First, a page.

A little while back, Dr. Barry Fagin, a columnist for my local newspaper, courageously attempted to restore a small, modest measure of sanity to America. He wrote a column in which he reasonably asserted that belief in obvious nonsense is not a harmless indulgence.
Now, I don’t know how long Dr. Fagin has lived in the god-drunk town of Colorado Springs. But if he’s a newcomer, then I could have told him he was spitting directly into the prevailing winds hereabouts.
And sure enough, no sooner was his opinion published than an outraged populace descended upon the comments section of his column to let him know just exactly where he could stuff his scandalous preferences for reality over nonsense. Wrote one righteous soul: “The great thing about America is that we can go right on believing whatever we want, no matter how nonsensical and no matter how much it annoys the pseudo-intellectuals.”
Here in the Springs, you are smeared a “pseudo-intellectual” if you dare to write a column in which you make any favorable references to reality. Of course, the Springs is like America in general these days. Fairness, balance, and a sense of proportion are disappearing except as slogans. Extremes are become fashionable. The fantasy based community appears ascendant. And the reality based community is, all too often, hunkered down.
To be sure, many people jumped in to defend Dr. Fagin. Colorado Springs, like America itself, is not yet a monocrop of humanity: There are active dissenters here, albeit they are, in the community as a whole, both outnumbered and out gunned. My friend Don and I used to attend the meetings of the local Freethinkers, which has an active membership of around 30 people, until we could no longer stand the atmosphere of the meetings, which was one of group-depression. Everyone there seemed to be a refugee.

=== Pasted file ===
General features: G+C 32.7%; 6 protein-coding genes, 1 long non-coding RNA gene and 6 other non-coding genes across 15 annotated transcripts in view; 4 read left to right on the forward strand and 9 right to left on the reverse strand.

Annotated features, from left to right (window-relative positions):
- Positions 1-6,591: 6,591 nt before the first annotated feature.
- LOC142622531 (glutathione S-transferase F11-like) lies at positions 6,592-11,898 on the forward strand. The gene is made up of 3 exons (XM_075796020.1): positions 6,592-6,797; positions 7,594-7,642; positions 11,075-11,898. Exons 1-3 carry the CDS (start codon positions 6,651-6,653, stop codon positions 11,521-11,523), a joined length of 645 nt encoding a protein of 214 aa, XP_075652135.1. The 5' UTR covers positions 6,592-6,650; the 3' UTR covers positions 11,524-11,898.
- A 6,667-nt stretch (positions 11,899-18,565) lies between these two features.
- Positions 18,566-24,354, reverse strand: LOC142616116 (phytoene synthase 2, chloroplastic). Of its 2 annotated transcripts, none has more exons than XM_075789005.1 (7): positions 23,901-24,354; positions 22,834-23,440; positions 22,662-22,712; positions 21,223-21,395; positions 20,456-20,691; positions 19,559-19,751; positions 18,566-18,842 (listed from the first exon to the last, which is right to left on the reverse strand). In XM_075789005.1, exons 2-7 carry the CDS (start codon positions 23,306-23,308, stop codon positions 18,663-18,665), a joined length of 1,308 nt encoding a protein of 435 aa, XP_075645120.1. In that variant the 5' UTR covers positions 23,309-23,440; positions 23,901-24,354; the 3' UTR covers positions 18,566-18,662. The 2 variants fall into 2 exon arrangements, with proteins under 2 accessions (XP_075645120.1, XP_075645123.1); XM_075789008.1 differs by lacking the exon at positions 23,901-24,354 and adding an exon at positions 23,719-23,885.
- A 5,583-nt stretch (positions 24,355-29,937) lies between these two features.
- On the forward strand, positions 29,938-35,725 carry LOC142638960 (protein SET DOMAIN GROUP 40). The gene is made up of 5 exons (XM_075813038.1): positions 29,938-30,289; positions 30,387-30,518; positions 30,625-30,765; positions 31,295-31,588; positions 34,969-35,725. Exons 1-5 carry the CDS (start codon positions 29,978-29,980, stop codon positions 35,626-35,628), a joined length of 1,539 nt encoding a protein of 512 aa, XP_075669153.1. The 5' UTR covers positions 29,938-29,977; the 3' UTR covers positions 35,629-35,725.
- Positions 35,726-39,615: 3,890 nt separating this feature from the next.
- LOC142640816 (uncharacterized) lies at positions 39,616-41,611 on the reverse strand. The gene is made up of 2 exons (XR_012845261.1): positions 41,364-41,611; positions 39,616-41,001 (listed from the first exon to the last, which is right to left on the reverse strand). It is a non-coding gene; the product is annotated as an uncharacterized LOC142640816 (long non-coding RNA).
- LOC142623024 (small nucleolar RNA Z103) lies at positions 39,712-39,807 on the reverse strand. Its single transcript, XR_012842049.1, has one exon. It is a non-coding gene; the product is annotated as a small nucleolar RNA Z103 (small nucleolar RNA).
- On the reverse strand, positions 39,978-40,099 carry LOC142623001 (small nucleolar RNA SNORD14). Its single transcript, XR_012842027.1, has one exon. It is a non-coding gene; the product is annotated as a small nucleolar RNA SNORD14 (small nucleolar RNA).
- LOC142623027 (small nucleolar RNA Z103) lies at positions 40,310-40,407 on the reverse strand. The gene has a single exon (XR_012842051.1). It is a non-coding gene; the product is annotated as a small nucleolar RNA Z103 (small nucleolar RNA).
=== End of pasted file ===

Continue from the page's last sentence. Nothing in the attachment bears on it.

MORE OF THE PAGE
Of course, the fantasy based community and the reality based community are battling all over the country — not just in the Springs. For instance, Lillian Daniel, who lives a thousand miles east of here in Glen Ellyn, Illinois, and who is both an author and a minister, is thoroughly convinced logic and evidence have no place — and ought to have no place — in deciding what she believes about her god and the bible:
I can’t prove to you that Jesus lived, died and was resurrected, nor that he healed people on the sabbath or that he forgave his tormentors. I can’t prove to you that one God can also be three in one, and that together that force has parted the waters, burned bushes and fed thousands on short rations. None of this can I prove. But I can tell you that I have faith in it.
In Daniel’s remarkable mind, the biblical passage that trumps logic and evidence is Hebrews 11:1-3, 8-16, “Now faith is the assurance of things hoped for, the conviction of things not seen.” And, because logic and evidence are trumped:
I can hope and believe in what is not before my eyes. I don’t have to be logical, and most of all, I don’t have to prove it. Not to you, not to anyone.
Now, that’s a pretty neat trick there — and so far as I know, she didn’t even need to use a pony.
Around 85% of Americans identify themselves as Christians. And, millions of those Christians would sanely reject Lillian Daniel’s radical will-to-stupidity.
Yet, millions of other Christians in America would heartedly embrace Daniel’s radical will-to-stupidity.
To be sure, the fantasy based community in America is comprised of more than Christians. It would be ridiculous to assume that Christianity and the fantasy based community are identical. They are not.
I could go on, but I’ve been awake most of the night with insomnia. At last, I am becoming tired. So, I think I’ll grab a wee bit of sleep here in the early hours between night and day.
H/T: Mike the Infidel